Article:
BERKELEY (AP) - The San Francisco Bay Area city of Berkeley is moving forward with plans to put climate-change warning labels on gas pumps in what could be the first such requirement of its kind in the nation.
NEW YORK (AP) - The U.S. stock market is back to setting records.
NEW YORK (AP) - Starbucks is raising prices on some of its drinks by 5 cents to 20 cents starting next week, and customers can also soon expect to pay $1 more for the packaged coffee it sells in supermarkets.
SAN MATEO (AP) - A San Francisco congresswoman unveiled legislation Friday that would regulate electronic cigarettes in the same way as typical tobacco products, accusing the e-cigarette industry of targeting children and teenagers with its marketing.
SALT LAKE CITY (AP) - In the season finale of the ABC hit 'Modern Family,' actor Ty Burrell's character ends up officiating at the wedding of the show's comical gay couple.
PHOENIX (AP) - State Superintendent of Public Instruction John Huppenthal has confirmed he is the author behind several anonymous blog posts that referred to welfare recipients as "lazy pigs" and Planned Parenthood as the cause of abortions among African-Americans.
WASHINGTON (AP) - Inching back into a fight he tried to leave behind, President Barack Obama announced Thursday he was dispatching 300 U.S. military advisers to Iraq to help quell the rising insurgency in the crumbling nation. He also challenged Iraq's embattled leader to create a more inclusive government or risk his country descending into sectarian civil war.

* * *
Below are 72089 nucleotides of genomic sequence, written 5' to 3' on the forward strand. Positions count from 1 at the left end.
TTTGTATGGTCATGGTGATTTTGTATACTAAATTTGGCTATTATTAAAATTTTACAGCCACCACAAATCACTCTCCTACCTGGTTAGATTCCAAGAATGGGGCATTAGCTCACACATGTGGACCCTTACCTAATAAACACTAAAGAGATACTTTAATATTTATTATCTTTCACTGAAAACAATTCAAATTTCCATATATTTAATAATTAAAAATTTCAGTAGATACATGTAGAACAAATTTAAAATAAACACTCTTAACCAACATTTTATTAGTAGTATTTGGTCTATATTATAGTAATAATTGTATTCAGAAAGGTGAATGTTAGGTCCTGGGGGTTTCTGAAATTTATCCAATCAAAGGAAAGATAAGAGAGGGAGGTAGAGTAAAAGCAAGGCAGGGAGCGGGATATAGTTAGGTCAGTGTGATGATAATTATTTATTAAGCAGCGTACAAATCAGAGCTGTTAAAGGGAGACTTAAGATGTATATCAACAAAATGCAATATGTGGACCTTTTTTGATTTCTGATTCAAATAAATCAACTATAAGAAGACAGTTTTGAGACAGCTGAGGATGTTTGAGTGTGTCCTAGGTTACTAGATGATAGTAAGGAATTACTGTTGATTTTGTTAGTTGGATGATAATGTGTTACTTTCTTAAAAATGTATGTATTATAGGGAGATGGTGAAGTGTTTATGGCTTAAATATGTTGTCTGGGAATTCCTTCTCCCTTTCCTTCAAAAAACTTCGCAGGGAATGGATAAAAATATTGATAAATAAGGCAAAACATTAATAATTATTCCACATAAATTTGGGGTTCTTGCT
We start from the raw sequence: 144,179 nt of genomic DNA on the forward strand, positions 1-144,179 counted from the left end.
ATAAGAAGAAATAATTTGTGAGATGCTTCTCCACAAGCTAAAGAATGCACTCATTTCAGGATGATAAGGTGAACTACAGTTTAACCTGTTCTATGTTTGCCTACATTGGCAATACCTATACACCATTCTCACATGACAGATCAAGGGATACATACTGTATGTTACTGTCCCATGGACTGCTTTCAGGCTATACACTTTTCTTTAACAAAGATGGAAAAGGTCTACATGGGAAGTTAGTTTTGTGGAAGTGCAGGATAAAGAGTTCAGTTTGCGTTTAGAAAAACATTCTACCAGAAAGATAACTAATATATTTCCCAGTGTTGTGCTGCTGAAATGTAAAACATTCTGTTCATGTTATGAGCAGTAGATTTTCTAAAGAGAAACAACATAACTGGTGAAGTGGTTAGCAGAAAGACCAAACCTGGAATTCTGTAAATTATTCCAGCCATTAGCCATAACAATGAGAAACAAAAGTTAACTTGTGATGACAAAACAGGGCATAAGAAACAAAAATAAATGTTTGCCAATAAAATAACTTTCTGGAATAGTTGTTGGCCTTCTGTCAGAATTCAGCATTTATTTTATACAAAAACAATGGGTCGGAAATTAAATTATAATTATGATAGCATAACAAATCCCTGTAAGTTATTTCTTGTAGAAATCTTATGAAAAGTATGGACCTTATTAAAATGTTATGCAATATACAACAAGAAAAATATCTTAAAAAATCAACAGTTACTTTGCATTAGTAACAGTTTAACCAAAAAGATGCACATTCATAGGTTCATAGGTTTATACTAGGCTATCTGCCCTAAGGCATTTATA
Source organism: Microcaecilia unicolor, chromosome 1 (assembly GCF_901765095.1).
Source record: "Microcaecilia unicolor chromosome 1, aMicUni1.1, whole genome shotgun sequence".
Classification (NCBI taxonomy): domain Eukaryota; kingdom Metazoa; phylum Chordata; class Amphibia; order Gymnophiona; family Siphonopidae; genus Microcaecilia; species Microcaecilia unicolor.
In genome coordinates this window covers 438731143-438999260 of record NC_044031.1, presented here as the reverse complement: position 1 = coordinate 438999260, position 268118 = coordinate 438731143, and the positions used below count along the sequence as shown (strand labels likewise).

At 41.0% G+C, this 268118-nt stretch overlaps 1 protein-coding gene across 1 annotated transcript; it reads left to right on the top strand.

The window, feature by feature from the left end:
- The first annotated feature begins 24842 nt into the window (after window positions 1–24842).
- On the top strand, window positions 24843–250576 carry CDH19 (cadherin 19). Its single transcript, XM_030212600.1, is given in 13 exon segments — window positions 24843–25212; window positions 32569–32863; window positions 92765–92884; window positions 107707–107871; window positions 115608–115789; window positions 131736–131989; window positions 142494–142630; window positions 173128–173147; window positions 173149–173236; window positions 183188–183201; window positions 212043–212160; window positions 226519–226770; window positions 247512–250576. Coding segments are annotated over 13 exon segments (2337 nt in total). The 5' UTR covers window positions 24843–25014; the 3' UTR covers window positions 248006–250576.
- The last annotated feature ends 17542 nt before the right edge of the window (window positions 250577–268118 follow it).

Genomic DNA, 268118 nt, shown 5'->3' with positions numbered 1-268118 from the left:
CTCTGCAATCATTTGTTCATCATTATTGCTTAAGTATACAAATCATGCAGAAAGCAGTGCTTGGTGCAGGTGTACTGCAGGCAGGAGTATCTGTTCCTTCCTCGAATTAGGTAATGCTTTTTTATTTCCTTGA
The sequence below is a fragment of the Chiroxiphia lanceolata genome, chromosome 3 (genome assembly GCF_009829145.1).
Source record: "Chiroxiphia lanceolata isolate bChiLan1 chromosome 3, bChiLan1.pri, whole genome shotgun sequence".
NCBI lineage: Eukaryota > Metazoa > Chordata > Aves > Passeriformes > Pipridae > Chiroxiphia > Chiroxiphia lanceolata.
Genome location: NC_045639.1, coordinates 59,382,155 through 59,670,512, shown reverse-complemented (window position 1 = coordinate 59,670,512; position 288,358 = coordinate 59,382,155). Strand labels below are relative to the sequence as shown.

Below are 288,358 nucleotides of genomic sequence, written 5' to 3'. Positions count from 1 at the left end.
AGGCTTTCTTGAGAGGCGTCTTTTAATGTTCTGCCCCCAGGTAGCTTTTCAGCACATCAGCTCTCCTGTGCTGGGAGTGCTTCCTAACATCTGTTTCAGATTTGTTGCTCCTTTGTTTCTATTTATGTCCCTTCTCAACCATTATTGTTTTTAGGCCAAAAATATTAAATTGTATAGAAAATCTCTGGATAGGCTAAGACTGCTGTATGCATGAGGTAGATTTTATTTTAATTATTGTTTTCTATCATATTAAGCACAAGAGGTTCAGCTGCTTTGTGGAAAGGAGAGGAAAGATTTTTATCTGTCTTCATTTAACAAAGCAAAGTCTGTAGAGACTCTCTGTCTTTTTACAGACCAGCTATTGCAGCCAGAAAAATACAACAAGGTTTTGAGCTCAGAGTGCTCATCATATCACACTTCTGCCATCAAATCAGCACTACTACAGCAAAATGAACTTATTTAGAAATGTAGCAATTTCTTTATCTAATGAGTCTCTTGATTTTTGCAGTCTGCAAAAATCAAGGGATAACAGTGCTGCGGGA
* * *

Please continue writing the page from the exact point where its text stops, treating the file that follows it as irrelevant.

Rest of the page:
WASHINGTON (AP) - Rep. Kevin McCarthy of California capped a meteoric rise through the ranks of power on Thursday, winning election as House majority leader as Republicans shuffled their leadership in the wake of Rep. Eric Cantor's primary defeat in Virginia.
DETROIT (AP) - The top legislative body of the Presbyterian Church (U.S.A.) voted by large margins Thursday to recognize same-sex marriage as Christian in the church constitution, adding language that marriage can be the union of "two people," not just "a man and a woman."
WASHINGTON (AP) - Tens of thousands more veterans than previously reported are forced to wait at least a month for medical appointments at Veterans Affairs hospitals and clinics, according to an updated audit of 731 VA medical facilities released Thursday.
ALBANY, N.Y. (AP) - New crime data show Apple's addition of a "kill switch" to its iPhones last September has sharply reduced robberies and thefts, authorities said Thursday.
MILWAUKEE (AP) - Would a Harley still be a Harley if it didn't have that out-of-my-way rumble and those fat, hydrocarbon-belching exhausts?
WASHINGTON (AP) - A conservation group sued the Obama administration Thursday over a new federal rule that allows wind-energy companies to seek approval to kill or injure eagles for 30 years.
CLEVELAND (AP) - A suburban Cleveland man says police violated his First Amendment rights to free speech when they cited him for holding a sign warning motorists to turn if they wanted to avoid a drunken-driving checkpoint.
WASHINGTON (AP) - President Barack Obama and congressional leaders believe he does not need authorization from Congress for some steps he might take to quell the al-Qaida-inspired insurgency sweeping through Iraq, the Senate's top Republican and Capitol Hill aides said after the president briefed senior lawmakers Wednesday.